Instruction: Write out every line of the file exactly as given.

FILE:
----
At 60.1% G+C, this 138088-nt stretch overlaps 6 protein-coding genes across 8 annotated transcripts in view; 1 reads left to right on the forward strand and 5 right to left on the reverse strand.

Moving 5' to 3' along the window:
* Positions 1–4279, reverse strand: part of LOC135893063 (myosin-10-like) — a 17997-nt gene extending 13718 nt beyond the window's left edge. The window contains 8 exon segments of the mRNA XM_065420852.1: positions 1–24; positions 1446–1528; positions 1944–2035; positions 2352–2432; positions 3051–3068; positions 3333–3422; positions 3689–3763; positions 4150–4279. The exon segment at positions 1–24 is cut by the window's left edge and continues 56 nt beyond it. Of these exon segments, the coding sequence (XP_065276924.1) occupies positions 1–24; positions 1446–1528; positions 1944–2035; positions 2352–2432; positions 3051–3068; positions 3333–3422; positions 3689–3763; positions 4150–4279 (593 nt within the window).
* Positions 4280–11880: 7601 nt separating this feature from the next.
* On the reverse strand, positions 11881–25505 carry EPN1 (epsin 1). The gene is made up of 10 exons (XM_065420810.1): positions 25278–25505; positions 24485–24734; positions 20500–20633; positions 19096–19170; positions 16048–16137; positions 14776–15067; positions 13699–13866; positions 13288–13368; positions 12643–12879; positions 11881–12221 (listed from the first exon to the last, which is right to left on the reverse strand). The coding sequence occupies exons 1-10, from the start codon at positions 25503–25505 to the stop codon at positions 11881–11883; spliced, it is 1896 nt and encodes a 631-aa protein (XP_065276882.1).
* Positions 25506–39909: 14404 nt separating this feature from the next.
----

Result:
At 60.1% G+C, this 138088-nt stretch overlaps 6 protein-coding genes across 8 annotated transcripts in view; 1 reads left to right on the forward strand and 5 right to left on the reverse strand.

Moving 5' to 3' along the window:
* Positions 1–4279, reverse strand: part of LOC135893063 (myosin-10-like) — a 17997-nt gene extending 13718 nt beyond the window's left edge. The window contains 8 exon segments of the mRNA XM_065420852.1: positions 1–24; positions 1446–1528; positions 1944–2035; positions 2352–2432; positions 3051–3068; positions 3333–3422; positions 3689–3763; positions 4150–4279. The exon segment at positions 1–24 is cut by the window's left edge and continues 56 nt beyond it. Of these exon segments, the coding sequence (XP_065276924.1) occupies positions 1–24; positions 1446–1528; positions 1944–2035; positions 2352–2432; positions 3051–3068; positions 3333–3422; positions 3689–3763; positions 4150–4279 (593 nt within the window).
* Positions 4280–11880: 7601 nt separating this feature from the next.
* On the reverse strand, positions 11881–25505 carry EPN1 (epsin 1). The gene is made up of 10 exons (XM_065420810.1): positions 25278–25505; positions 24485–24734; positions 20500–20633; positions 19096–19170; positions 16048–16137; positions 14776–15067; positions 13699–13866; positions 13288–13368; positions 12643–12879; positions 11881–12221 (listed from the first exon to the last, which is right to left on the reverse strand). The coding sequence occupies exons 1-10, from the start codon at positions 25503–25505 to the stop codon at positions 11881–11883; spliced, it is 1896 nt and encodes a 631-aa protein (XP_065276882.1).
* Positions 25506–39909: 14404 nt separating this feature from the next.